far enabled the expanded population to 

The vastness of populations and the 
character of the technical revolution it- 
self have led, however, to certain dan- 
gers. The development of high-powered 
organization means that a colossal ma- 
chine can now be put at the service of 
a possible dictatorship. It is not yet clear 
that the character of the resulting civil- 
ization will necessarily undermine the 
dictatorship and produce the re-estab- 
lishment of what we call Western values. 
In this sense the elaborate nature of the 
system may come to undermine that 
wonderful individualism that gave it its 
start. At the same time, when nations 

SPINNING FRAME, patented by Richard Arkwright in 1769, produced superior yarn. In 
his application the inventor said the machine would be of "great utility" to manufacturers 
and to the public "by employing a great number of poor people in working said machinery." 


are ranged against one another, each lution, but it may eventually prove a 
may feel forced to go on elaborating and necessary concomitant of that revolu- 
enlarging ever more terrible weapons, tion, wherever the revolution may 
though no nation wants them or ever in- spread. At this point we simply do not 
tends to use them. Weapons may then know. There are certain things we can- 
defeat their own ends, and man may find not achieve without tools. But the tools 
himself the slave of the machine. in themselves do not necessarily deter- 

The Western ideal of democracy is mine our destiny,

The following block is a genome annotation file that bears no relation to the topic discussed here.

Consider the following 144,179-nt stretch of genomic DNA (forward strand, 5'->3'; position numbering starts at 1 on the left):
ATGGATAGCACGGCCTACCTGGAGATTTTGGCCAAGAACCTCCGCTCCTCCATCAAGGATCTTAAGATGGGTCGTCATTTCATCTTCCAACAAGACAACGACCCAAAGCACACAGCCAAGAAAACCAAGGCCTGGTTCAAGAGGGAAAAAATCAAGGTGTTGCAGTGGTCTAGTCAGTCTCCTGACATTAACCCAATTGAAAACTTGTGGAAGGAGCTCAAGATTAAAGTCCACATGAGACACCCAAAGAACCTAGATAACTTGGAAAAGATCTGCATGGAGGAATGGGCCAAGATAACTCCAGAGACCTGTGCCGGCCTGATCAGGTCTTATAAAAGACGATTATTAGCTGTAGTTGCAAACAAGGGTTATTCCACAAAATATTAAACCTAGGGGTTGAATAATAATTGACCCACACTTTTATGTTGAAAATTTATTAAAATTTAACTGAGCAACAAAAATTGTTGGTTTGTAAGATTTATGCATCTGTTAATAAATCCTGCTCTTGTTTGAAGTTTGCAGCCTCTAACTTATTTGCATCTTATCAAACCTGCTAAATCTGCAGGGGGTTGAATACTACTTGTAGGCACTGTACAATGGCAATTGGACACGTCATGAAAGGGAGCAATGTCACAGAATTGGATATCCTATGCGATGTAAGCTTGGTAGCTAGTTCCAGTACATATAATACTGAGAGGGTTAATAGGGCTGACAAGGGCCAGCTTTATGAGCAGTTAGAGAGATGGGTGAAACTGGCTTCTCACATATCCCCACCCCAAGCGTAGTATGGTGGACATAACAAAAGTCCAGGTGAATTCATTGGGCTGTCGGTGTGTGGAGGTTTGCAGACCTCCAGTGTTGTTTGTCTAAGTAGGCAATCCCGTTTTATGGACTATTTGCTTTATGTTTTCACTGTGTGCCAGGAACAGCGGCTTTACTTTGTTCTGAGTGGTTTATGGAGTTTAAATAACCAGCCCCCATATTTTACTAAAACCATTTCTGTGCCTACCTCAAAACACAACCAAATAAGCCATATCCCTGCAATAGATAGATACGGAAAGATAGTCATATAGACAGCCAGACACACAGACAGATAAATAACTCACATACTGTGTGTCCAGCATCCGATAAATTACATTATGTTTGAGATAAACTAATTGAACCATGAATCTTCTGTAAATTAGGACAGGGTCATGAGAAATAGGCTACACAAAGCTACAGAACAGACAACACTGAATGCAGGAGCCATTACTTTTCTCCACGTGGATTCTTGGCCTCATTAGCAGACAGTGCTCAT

older than the scientific-industrial revo- 


The effect of the rise of physics in the age of Galileo 
and Newton, particularly on literature and religion, is 
discussed in this brief article. 

16 How the Scientific Revolution of the Seventeenth Century 
Affected Other Branches of Thought 

Basil Willey 

An article from A Short History of Science, Origins and Results 
of tfie Scientific Revolution, ^951. 

IN order to get a bird's-eye view of any century it is quite 
useful to imagine it as a stretch of cotintry, or a land- 
scape, which we are looking at from a great height, let us 
say from an aeroplane. If we view the seventeenth century 
in this way we shall be struck immediately by the great 
contrast between the scenery and even the climate of its 
earUer and that of its later years. At first we get movmtain 
ranges, torrents, and all the picturesque interplay of alter- 
nating storm and brightness; then, further on, the land 
slopes down to a richly cultivated plain, broken for a while 
by outlying heights and spurs, but finally becoming level 
coimtry, watered by broad rivers, adorned with parks and 
mansions, and fit up by steady sunshine. The mountains 
connect backwards with the central medieval Alps, and the 
plain leads forwards with Utde break into our own times. To 
drop the metaphor before it begins to be misleading, we 
may say that the seventeenth century was an age of transi- 
tion, and although every century can be so described, the 
seventeenth deserves this label better than most, becaxise it 
hes between the Middle Ages and the modem world. It 
witnessed one of the greatest changes which have ever 
taken place in men's ways of thinking about the world they 
five in. 

I happen to be interested in literature, amongst other 
things, and when I turn to this century I cannot help no- 
ticing that it begins with Shakespeare and Donne, leads on 
to Milton, and ends with Dryden and Swift: that is to say, 
it begins with a Uteratiu-e full of passion, paradox, imagina- 
tion, curiosity and complexity, and ends with one dis- 
tinguished rather by clarity, precision, good sense and 
definiteness of statement. The end of the century is the be- 
ginning of what has been called the Age of Prose and 
Reason, and we may say that by then the qtialities neces- 
sary for good prose had got the upper hand over those